Like what? Like taxes.

    Sullivan says since the Republican Party is opposed to higher taxes and in favor of efficient government, voters can trust a Republican judicial candidate will be a wiser steward of taxpayer money in the court system than a Democratic candidate.

    Seriously?

    “That is a generalization that voters can make, yes,” Sullivan says.

    We asked Sullivan if a knowledge of the law might be a more important factor when evaluating judicial candidates than an opposition to raising taxes. He replied that it’s “up to voters to decide who’s qualified.” We told Sullivan that Pridemore doesn’t seem to understand what actually happens in the court over which he wants to preside. His response: Pridemore meets the state requirements to run for the office, so he’s qualified to serve in the office.

    Meanwhile, Fansler’s hoping to get enough Republican support to stay in office.

    “I think even lawyers who are heavily involved in Republican party politics realize that partisan politics don’t have a place in what we do,” Fansler says. “A former Republican county officeholder—who I won’t name, but he’s not a lawyer—approached me and said, ‘My family and I will be supporting you. This young man needs to learn this is not an entry-level position.' I think people see that.”
    B)http://www.metropulse.com/stories/ci...ican-primaries

    Chancellor, Division II: Daryl Fansler

    Vote a straight Republican ballot all you want—hell, vote for Stacey Campfield—but whatever you do, do not vote for the Republican candidate in this particular race. Clarence Pridemore might be a decent guy, and he might be a decent lawyer—we really have no idea since he wouldn’t agree to an interview, either with us or with any other media outlet in town. But with less than four years of legal experience, Pridemore would not be a decent judge, and most certainly would not be a decent judge in the most complicated court in town. Incumbent Chancellor Daryl Fansler, however, is widely respected in the legal community—if he weren’t, there’d be a better candidate than Pridemore running against him. Fansler’s had 16 years on the bench. For all of our sakes, in case you one day end up in that courtroom, please put party politics aside and give him another eight years.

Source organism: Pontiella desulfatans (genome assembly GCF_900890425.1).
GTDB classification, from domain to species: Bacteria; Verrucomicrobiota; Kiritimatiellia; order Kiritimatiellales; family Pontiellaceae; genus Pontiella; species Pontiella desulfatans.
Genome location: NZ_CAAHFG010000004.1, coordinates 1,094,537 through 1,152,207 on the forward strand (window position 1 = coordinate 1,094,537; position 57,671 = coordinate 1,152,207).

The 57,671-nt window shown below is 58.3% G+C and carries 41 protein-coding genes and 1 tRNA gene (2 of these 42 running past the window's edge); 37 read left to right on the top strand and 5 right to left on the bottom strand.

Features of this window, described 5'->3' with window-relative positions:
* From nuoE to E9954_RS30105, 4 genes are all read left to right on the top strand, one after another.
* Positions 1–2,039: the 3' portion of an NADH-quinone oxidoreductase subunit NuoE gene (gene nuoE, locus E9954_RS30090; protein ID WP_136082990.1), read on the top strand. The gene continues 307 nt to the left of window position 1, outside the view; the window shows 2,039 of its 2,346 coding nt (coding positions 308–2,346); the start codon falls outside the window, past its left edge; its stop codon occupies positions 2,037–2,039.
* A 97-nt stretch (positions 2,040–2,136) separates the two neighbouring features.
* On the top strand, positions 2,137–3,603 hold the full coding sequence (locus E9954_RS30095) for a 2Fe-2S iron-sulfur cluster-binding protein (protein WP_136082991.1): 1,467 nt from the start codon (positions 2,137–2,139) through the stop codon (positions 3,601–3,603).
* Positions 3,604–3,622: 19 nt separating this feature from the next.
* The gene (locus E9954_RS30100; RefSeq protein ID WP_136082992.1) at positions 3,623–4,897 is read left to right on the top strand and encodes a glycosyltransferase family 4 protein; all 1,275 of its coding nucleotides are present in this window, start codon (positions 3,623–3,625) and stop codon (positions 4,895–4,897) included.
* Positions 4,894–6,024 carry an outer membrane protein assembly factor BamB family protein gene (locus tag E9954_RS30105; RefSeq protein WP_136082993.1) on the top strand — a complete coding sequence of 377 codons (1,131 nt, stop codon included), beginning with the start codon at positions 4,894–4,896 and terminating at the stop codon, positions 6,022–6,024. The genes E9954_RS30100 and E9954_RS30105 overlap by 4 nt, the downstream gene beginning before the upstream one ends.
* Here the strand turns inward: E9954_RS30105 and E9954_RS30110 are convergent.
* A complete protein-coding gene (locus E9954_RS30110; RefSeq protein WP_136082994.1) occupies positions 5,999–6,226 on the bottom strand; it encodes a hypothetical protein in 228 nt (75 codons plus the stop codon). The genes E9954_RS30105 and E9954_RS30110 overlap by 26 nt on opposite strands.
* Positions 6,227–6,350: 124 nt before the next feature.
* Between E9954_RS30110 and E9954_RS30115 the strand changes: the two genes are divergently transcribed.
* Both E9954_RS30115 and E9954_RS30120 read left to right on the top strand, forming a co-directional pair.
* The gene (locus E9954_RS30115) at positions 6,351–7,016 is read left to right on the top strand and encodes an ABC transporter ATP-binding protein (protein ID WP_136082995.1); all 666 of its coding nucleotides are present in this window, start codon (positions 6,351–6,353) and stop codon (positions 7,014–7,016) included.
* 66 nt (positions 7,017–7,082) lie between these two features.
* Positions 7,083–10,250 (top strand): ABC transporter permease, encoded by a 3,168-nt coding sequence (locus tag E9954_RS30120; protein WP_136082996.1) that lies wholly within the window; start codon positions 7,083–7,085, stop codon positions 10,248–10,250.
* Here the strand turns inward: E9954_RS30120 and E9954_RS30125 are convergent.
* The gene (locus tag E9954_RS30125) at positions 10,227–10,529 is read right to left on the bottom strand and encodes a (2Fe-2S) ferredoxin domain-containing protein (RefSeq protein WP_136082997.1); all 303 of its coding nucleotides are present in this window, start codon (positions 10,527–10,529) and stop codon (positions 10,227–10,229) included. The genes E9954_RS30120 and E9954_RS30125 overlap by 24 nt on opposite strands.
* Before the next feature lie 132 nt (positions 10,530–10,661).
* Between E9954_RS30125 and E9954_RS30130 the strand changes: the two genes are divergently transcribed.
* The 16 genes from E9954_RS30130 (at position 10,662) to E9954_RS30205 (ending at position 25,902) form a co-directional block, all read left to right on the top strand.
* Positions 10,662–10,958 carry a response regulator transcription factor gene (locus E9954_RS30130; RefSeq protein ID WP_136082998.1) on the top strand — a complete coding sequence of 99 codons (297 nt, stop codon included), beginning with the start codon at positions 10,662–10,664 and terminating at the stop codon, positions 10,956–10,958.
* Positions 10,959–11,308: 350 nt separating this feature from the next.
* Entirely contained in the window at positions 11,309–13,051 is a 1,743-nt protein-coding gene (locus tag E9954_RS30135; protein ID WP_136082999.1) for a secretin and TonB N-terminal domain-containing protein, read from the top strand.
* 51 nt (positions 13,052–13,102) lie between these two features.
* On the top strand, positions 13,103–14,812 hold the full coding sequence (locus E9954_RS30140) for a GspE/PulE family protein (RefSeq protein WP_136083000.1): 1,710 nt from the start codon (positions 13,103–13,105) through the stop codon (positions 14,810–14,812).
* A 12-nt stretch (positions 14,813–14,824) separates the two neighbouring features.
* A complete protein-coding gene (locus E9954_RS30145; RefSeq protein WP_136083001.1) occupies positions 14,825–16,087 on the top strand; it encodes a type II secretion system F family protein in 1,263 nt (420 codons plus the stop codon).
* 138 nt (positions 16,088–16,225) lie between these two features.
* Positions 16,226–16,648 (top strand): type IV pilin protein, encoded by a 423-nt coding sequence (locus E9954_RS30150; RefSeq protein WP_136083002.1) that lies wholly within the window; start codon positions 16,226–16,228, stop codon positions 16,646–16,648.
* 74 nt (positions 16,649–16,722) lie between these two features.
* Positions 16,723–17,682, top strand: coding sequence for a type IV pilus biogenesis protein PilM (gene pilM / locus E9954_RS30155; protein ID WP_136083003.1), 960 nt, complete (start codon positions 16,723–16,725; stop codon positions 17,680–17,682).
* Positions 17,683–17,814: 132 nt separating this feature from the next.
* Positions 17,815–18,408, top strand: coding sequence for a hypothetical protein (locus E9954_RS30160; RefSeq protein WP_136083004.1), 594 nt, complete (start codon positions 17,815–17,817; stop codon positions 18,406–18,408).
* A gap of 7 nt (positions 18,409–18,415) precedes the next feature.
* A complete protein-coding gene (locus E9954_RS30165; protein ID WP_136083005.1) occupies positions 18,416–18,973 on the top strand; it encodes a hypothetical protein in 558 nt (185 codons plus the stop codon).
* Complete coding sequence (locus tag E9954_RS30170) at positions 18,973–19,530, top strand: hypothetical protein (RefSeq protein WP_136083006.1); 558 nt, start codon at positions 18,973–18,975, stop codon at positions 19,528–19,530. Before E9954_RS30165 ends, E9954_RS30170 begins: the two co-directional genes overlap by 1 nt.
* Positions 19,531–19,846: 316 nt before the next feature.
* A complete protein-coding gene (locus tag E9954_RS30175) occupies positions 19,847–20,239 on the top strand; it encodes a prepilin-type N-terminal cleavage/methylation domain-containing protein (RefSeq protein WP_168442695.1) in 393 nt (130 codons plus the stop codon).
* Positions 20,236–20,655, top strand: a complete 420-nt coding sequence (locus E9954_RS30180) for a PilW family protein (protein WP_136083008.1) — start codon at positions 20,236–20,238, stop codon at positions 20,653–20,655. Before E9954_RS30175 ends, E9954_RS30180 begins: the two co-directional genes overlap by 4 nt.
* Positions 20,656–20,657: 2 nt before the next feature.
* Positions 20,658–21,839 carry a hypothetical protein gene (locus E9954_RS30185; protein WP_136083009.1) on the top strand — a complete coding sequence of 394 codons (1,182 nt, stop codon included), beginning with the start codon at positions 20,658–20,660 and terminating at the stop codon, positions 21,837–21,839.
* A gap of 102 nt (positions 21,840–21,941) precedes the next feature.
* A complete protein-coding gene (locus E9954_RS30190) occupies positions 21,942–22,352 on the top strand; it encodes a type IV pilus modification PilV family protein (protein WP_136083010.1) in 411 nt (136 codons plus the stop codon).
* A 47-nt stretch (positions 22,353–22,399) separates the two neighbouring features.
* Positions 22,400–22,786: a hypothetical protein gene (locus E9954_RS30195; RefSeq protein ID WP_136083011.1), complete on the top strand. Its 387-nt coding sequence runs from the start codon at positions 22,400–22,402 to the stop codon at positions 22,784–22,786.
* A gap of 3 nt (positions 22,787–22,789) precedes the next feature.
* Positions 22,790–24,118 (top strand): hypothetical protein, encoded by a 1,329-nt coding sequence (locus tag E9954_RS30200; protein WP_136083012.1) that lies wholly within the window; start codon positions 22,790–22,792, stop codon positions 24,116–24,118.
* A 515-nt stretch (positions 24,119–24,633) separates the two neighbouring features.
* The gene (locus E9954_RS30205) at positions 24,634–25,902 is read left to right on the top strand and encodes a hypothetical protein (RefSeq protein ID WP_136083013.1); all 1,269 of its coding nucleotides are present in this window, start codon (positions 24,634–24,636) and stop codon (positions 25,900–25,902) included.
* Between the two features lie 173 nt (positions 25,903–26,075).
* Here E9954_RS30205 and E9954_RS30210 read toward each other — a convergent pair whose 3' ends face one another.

Yes, I missed the bankruptcy, but unlike the KNS, I also don't have PACER access at work. If I use PACER, I have to pay out of my own pocket for it. Sometimes I can afford that, sometimes I can't. This summer, I couldn't. That said, I still had more in-depth reporting on the judicial races than any other outlet in town. But no, I don't think any reporting would have made a difference - the informed voters weren't the ones voting for Pridemore.

  5. #1995
    Senior Member bird jam's Avatar
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    Quote Originally Posted by cwg View Post
    Yes, I missed the bankruptcy, but unlike the KNS, I also don't have PACER access at work. If I use PACER, I have to pay out of my own pocket for it. Sometimes I can afford that, sometimes I can't. This summer, I couldn't. That said, I still had more in-depth reporting on the judicial races than any other outlet in town. But no, I don't think any reporting would have made a difference - the informed voters weren't the ones voting for Pridemore.
    Cari -

    You did a great job with your election coverage and kudos to you for that. And yes, you, Betty, and the KNS pointed out the inexperience angle and it made no difference. I just wonder if something concrete like the bankruptcies would have garnered more attention. I would think a PACER account would be handy for someone covering the courts.

  6. #1996
    Senior Member bird jam's Avatar